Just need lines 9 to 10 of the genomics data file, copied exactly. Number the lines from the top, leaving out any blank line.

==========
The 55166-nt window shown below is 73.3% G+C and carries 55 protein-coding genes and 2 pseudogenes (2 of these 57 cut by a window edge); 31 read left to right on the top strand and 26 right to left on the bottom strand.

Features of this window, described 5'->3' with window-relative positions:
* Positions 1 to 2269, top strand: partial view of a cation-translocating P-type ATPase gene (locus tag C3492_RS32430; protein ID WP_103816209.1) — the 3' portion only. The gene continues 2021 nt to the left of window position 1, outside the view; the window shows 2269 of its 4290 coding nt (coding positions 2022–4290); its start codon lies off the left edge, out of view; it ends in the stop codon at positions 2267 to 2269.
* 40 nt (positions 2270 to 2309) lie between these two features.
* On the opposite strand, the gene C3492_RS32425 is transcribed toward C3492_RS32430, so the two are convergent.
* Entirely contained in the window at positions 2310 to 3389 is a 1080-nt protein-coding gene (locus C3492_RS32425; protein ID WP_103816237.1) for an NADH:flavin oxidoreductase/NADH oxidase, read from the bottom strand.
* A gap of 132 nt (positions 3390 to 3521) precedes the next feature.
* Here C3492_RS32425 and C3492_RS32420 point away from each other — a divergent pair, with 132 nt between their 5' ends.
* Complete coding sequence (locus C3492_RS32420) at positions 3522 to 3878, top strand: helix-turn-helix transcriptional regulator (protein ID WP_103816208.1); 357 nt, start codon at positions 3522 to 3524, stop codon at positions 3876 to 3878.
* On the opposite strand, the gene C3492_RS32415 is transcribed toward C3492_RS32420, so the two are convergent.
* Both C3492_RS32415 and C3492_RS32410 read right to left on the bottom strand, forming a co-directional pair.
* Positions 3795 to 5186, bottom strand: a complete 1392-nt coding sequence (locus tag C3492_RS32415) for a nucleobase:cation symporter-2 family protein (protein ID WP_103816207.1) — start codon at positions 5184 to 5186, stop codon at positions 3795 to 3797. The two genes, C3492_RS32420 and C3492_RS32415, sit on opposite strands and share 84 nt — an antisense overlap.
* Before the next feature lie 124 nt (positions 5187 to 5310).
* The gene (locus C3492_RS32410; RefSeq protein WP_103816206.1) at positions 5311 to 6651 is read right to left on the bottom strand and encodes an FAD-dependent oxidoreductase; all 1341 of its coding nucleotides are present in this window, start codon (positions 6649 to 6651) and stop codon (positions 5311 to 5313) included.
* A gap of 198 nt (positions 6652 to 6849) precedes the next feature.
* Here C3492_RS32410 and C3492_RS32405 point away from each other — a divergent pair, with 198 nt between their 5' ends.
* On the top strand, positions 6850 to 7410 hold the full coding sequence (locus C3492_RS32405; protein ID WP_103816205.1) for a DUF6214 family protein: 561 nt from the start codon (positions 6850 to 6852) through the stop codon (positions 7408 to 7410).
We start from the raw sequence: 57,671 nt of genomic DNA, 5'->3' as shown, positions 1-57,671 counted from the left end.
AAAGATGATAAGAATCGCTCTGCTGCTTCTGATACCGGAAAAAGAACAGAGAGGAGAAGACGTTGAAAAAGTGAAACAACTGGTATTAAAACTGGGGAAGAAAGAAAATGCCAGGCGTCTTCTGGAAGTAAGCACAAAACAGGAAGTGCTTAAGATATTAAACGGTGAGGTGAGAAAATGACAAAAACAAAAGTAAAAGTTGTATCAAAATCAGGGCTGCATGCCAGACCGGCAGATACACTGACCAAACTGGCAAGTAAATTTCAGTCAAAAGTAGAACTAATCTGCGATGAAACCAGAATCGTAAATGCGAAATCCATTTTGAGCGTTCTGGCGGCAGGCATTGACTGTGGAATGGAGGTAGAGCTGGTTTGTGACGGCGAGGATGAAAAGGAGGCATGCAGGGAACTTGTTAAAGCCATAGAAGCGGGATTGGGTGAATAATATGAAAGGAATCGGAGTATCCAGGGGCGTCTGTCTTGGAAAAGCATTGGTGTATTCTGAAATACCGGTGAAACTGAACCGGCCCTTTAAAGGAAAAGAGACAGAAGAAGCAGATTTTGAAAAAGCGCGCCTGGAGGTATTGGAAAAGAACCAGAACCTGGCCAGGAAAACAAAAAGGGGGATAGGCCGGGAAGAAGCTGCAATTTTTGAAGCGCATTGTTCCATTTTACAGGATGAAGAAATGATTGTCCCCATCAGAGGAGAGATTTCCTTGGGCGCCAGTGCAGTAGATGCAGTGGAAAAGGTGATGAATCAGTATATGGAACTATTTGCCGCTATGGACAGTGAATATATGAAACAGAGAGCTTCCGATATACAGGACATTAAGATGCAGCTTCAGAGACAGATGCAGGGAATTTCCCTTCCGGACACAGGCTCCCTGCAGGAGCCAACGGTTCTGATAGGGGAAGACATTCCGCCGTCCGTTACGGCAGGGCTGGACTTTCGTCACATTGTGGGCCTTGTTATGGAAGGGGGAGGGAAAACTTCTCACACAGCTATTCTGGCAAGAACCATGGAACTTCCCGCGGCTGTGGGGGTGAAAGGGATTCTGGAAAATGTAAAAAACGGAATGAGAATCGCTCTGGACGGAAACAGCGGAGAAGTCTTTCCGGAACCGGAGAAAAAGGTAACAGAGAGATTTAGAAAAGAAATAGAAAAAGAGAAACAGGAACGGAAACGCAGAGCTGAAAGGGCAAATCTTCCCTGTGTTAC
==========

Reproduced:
* Complete coding sequence (locus C3492_RS32420) at positions 3522 to 3878, top strand: helix-turn-helix transcriptional regulator (protein ID WP_103816208.1); 357 nt, start codon at positions 3522 to 3524, stop codon at positions 3876 to 3878.
* On the opposite strand, the gene C3492_RS32415 is transcribed toward C3492_RS32420, so the two are convergent.